Even as secondary actors, powerful financial institutions and businesses are some of the most responsible contributors to international crimes and serious human rights violations, especially when the wrongdoing would not have occurred—or would have occurred to a much lesser degree—were it not for their facilitation.
Thus, when assistance is provided in the form of money, its fungible nature should not necessarily stand in the way finding a causal connection between the financing and the ultimate crime. Money has the ability to act as a causal agent for terrible harm, and the inability to trace each dollar from its source to the end should not stand in the way of recognizing it as the powerful force that it is.
When evaluating the requisite mental element, the fact that businesses benefit from the effects of conflict should not be ignored, even if companies do not actually intend for human rights violations to occur. Although businesses often tout the moto, “human rights are good for business”, thereby suggesting that human rights violations are bad for business, their willingness to continue to engage and even seek opportunities where oppression and the commission of international crimes occur demonstrates otherwise. Thus, when banks and business pursue the opportunity to profit, regardless of the human cost, they should be held to account. A requirement of shared intent with the primary perpetrator would thwart this effort, and is contradictory to the notion that their callous prioritization of profit over human lives is wrongful and actually contributes to harm. While other avenues for prosecution exist, such as under terrorist financing statutes or sanctions regimes, these are not always available in all situations in which money facilitates the commission of mass atrocities, and thus complicity law should be understood in a way that recognizes money as assistance.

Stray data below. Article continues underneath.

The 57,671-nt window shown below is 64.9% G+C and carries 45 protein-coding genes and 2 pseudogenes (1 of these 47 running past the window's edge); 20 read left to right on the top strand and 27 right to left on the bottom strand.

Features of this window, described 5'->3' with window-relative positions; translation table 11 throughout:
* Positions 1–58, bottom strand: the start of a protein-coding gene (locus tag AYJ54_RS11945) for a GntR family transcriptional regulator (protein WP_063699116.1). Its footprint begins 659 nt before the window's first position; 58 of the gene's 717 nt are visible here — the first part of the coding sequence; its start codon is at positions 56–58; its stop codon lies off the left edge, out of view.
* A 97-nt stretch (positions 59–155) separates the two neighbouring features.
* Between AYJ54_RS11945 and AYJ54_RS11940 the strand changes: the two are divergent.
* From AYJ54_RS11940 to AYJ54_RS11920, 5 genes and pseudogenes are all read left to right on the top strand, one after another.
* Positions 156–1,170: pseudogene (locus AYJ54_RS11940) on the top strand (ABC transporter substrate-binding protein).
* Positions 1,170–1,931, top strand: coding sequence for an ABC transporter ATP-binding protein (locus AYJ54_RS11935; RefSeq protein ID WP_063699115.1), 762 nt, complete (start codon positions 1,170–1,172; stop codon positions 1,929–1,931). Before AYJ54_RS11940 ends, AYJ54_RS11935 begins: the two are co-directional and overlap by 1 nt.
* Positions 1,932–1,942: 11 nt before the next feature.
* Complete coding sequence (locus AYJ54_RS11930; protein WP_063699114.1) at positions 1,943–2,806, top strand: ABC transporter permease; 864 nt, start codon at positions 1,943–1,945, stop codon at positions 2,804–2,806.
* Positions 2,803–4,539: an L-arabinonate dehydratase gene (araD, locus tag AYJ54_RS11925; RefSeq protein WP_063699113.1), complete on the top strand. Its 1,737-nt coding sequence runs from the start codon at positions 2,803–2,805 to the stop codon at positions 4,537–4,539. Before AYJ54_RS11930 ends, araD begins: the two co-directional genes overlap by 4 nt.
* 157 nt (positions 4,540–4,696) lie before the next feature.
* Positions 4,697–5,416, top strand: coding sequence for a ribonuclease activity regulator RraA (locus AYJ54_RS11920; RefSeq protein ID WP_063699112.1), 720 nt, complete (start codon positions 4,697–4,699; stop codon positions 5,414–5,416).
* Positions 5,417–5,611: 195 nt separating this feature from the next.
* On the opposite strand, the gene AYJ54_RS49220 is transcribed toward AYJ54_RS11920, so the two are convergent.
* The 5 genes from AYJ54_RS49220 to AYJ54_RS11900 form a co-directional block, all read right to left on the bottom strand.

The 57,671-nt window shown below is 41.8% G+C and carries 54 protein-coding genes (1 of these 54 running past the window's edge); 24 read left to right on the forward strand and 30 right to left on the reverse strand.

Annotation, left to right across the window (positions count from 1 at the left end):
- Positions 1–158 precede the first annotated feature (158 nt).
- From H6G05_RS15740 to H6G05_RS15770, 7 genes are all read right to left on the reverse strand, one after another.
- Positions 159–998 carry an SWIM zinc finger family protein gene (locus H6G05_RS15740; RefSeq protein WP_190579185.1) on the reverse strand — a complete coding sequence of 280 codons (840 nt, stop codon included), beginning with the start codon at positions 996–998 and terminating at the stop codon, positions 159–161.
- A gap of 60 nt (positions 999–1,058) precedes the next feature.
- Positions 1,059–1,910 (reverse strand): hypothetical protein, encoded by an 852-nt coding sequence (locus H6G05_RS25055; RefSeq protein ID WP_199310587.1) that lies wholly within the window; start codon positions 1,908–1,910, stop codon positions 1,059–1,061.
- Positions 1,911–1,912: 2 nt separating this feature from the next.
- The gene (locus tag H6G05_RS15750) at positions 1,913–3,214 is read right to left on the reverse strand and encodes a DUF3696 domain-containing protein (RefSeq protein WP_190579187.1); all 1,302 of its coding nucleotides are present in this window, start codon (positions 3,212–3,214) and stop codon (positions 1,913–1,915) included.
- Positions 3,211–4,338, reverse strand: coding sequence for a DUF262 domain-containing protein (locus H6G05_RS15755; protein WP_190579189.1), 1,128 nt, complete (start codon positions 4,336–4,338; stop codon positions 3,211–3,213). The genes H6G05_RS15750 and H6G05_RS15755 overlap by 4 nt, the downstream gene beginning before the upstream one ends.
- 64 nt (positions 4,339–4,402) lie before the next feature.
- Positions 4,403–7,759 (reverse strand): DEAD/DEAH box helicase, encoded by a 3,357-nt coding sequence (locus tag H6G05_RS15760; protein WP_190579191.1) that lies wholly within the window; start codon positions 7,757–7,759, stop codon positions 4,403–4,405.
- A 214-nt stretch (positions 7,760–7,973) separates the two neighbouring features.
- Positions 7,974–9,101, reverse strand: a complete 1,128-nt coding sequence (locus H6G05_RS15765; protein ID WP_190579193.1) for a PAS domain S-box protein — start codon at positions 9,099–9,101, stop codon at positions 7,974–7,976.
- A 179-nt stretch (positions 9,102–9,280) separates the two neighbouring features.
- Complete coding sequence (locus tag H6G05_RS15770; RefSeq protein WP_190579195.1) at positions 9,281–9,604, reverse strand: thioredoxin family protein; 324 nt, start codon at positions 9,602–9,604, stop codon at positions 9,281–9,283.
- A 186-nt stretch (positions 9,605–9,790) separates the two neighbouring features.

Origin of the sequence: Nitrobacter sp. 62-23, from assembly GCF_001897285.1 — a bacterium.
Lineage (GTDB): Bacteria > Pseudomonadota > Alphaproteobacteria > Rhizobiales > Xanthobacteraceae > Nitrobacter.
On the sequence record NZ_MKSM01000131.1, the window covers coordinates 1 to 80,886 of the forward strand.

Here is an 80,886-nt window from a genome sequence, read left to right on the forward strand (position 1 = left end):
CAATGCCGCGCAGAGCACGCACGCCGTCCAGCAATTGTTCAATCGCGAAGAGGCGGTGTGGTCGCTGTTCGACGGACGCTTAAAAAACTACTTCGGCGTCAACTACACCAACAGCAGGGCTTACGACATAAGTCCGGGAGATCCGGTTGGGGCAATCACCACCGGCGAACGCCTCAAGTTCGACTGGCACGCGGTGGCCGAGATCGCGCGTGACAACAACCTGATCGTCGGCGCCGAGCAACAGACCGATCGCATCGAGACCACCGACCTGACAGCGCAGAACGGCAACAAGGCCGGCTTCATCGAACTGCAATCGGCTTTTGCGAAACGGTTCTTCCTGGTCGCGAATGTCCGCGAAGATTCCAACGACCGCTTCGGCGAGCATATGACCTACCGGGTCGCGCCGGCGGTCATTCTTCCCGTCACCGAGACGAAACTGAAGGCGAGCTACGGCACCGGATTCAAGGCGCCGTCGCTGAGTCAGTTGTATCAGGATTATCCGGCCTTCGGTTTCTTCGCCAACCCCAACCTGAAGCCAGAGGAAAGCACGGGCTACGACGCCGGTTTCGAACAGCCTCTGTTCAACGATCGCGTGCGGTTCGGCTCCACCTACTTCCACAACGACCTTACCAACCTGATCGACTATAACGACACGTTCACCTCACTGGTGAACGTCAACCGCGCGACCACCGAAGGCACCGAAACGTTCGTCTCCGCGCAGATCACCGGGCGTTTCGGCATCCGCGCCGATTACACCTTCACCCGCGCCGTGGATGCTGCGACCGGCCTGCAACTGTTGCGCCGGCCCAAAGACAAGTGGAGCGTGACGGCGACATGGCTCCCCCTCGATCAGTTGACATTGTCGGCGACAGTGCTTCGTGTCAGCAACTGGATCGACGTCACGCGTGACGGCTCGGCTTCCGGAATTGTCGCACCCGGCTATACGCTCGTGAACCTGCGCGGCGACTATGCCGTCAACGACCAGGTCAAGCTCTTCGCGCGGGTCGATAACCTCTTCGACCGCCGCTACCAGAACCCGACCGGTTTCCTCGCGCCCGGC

The author of this blog has acted as legal consultant to Project Expedite Justice, although not on its case against BNP Paribas.